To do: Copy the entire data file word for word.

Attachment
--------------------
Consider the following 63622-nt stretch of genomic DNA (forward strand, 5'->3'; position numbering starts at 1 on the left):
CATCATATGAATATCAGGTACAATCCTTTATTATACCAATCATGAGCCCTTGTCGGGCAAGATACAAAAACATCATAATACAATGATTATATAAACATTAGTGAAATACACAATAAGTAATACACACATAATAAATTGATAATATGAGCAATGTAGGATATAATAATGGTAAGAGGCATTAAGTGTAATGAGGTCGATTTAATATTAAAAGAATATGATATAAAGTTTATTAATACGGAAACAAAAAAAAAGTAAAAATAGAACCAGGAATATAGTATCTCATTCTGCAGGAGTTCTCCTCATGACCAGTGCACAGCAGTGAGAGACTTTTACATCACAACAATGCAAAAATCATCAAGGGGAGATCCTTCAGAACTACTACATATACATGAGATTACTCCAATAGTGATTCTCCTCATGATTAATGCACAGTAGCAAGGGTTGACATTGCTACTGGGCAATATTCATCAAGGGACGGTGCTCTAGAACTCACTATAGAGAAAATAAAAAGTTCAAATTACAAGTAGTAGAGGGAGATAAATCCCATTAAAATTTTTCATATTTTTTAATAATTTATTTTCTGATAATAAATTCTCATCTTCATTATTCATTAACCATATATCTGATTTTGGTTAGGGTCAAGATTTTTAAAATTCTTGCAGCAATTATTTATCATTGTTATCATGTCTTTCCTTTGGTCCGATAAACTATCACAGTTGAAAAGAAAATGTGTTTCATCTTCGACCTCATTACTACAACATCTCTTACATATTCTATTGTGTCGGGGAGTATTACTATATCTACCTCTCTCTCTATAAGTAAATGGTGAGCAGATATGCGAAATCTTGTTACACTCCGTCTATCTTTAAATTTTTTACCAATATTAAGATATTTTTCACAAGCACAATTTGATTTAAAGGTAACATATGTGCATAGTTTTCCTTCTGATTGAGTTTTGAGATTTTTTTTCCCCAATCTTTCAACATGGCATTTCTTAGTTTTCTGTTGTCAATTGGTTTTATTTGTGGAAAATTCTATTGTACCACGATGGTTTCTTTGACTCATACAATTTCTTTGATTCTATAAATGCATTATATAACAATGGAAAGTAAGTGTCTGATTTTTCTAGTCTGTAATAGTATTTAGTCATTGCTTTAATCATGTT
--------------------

Consider the following 63622-nt stretch of genomic DNA (forward strand, 5'->3'; position numbering starts at 1 on the left):
CATCATATGAATATCAGGTACAATCCTTTATTATACCAATCATGAGCCCTTGTCGGGCAAGATACAAAAACATCATAATACAATGATTATATAAACATTAGTGAAATACACAATAAGTAATACACACATAATAAATTGATAATATGAGCAATGTAGGATATAATAATGGTAAGAGGCATTAAGTGTAATGAGGTCGATTTAATATTAAAAGAATATGATATAAAGTTTATTAATACGGAAACAAAAAAAAAGTAAAAATAGAACCAGGAATATAGTATCTCATTCTGCAGGAGTTCTCCTCATGACCAGTGCACAGCAGTGAGAGACTTTTACATCACAACAATGCAAAAATCATCAAGGGGAGATCCTTCAGAACTACTACATATACATGAGATTACTCCAATAGTGATTCTCCTCATGATTAATGCACAGTAGCAAGGGTTGACATTGCTACTGGGCAATATTCATCAAGGGACGGTGCTCTAGAACTCACTATAGAGAAAATAAAAAGTTCAAATTACAAGTAGTAGAGGGAGATAAATCCCATTAAAATTTTTCATATTTTTTAATAATTTATTTTCTGATAATAAATTCTCATCTTCATTATTCATTAACCATATATCTGATTTTGGTTAGGGTCAAGATTTTTAAAATTCTTGCAGCAATTATTTATCATTGTTATCATGTCTTTCCTTTGGTCCGATAAACTATCACAGTTGAAAAGAAAATGTGTTTCATCTTCGACCTCATTACTACAACATCTCTTACATATTCTATTGTGTCGGGGAGTATTACTATATCTACCTCTCTCTCTATAAGTAAATGGTGAGCAGATATGCGAAATCTTGTTACACTCCGTCTATCTTTAAATTTTTTACCAATATTAAGATATTTTTCACAAGCACAATTTGATTTAAAGGTAACATATGTGCATAGTTTTCCTTCTGATTGAGTTTTGAGATTTTTTTTCCCCAATCTTTCAACATGGCATTTCTTAGTTTTCTGTTGTCAATTGGTTTTATTTGTGGAAAATTCTATTGTACCACGATGGTTTCTTTGACTCATACAATTTCTTTGATTCTATAAATGCATTATATAACAATGGAAAGTAAGTGTCTGATTTTTCTAGTCTGTAATAGTATTTAGTCATTGCTTTAATCATGTT